Assignment #4 – Dell’s Working Capital
EPGP 2009-10 - Term III- Individual Submission
Instructor: Prof. A. Kanagaraj
Rajendra Inani - #27
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Table of Contents
1 Dell’s Working Capital .......................................................................................................................3
2 Competitive Advantage......................................................................................................................3
3 How Dell funded its fiscal 1996 sales growth ....................................................................................3
4 Dell’s internal funding options for projected sales growth of 50% in fiscal 1997 ..............................5
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1 Dell’s Working Capital
Dell manufactures, sells, and services personal computers. The company markets directly to its
customers and builds computers after receiving a customer order. This build-to-order model enables Dell
to have much smaller investments in working capital than its competitors. It also enables Dell to enjoy
more fully the benefits of reductions in component prices and to introduce new products more rapidly. Dell
has grown quickly and has been able to finance that growth internally by its efficient use of working capital
and its profitability.
2 Competitive Advantage
The extent of Dell’s working capital advantage over its competitors can be assessed using data contained
in Table A of the case on days sales of inventory (DSI) for Dell and its competitors. In 1994 and 1995,
Dell’s DSI was about half the level of its competitors. In January 1996, for example, Dell had inventory to
cover 32 days of sales while Compaq Computer had inventory to cover 73 days of sales. One way for
students to quantify Dell’s competitive advantage is to calculate the increase in inventory Dell would have
needed if it operated at Compaq’s DSI level. Using Dell’s cost of sales (COS) for 1995 contained in
Exhibit 4 and the information on DSI contained in Table A:
Additional inventory at Compaq’s DSI = ( Dell’s COS) (Compaq’s DSI – Dell’s DSI)/360 days = [($2,737)
(73-32)]/360 = $312 million.
This $312 million, in perspective, represents 59% of Dell’s cash and short term investments, 48% of
stockholder equity and 209% of its 1996 income.
3 How Dell funded its fiscal 1996 sales growth
In order to determine how Dell funded its fiscal 1996 sales growth, we must first analyze how much fund
Dell exactly needed to sustain such 52% growth in 1996.
Operating Assets = Total Assets – short term investment = $1594 - $484 = $1110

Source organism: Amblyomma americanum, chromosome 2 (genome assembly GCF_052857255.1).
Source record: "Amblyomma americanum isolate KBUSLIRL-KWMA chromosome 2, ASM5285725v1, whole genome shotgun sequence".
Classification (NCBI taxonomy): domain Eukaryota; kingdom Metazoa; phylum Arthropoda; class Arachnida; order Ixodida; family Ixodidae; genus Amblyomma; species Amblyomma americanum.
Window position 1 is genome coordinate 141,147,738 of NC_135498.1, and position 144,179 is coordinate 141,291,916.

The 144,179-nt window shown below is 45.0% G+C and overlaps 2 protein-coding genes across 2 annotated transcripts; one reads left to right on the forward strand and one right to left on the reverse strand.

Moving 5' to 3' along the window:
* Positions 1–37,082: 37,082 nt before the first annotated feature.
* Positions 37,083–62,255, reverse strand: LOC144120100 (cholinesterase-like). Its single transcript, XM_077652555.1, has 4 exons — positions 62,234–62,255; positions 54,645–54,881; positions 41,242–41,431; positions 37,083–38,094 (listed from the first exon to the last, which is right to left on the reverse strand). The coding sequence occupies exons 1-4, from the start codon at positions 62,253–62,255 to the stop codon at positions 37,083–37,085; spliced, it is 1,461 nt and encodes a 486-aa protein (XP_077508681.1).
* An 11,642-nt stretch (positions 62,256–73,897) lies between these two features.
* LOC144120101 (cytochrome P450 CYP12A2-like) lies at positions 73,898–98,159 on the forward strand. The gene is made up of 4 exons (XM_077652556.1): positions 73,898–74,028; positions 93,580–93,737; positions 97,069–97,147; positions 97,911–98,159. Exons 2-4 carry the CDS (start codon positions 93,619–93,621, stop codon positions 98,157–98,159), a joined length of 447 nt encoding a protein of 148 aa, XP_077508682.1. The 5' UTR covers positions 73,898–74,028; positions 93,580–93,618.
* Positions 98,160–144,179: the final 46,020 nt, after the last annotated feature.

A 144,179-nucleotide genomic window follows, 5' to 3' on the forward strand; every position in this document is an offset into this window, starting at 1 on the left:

The Operating assets in proportion to sales = $1110/$3475 = 32%
Sales increased from $3457 in 1995 to $5296 in 1996. From our previous calculations, we have found
that operating assets are a proportion of sales and would therefore equal 32%. In order to figure out the
required amount of increase in operating assets as a result of an increase in sales, we should multiply the
increase in sales by 32%. Therefore, 0.32 x (5296-3457) = $582 million, which would be the total
operating assets that Dell would need to fund in order to sustain the 52% growth in sales.
Liabilities in proportion to sales in 1995 = $942/$3475 = 27.1%, Increase in liabilities in 1996 =
(5296-3475) x 0.271 = $494
Therefore, Dell would have the increase of 582 million in operating assets, there would also be a 494
million increase in liabilities.
Short Term investments would remain the same, since it is not directly related to operations.
Net Profit / Sales = $149/$3475 = 4.3%, Operational profits = 5296*4.3% = $ 227 million
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In all, we have calculated that with the sales increase of 52% there will be $582 million operating assets
that Dell should fund. The 52% sales increase would also bring additional $494 million in liabilities, while
generating 227 million of operating profit yet the short term investment would remain unchanged at $484
million. As a result, any two combination of liabilities, operational profit, or short term investment will be
sufficient to offset the %582 million operating assets needed to sustain the 52% sales growth in 1996.
Based on previous calculations, we find that in order for Dell to finance its 52% growth, the firm will
require 582 million in terms of increase in operating assets. Nevertheless, this number can be further
reduced if the company undergoes internal process improvement, which would result in higher asset
For 1995, the operating assets in terms of % of sales can be calculated once again by subtracting short
term investment from total assets, and the number comes out to be around 31.94%.
Likewise in 1996, the operating assets = 2148-591 = 29.4%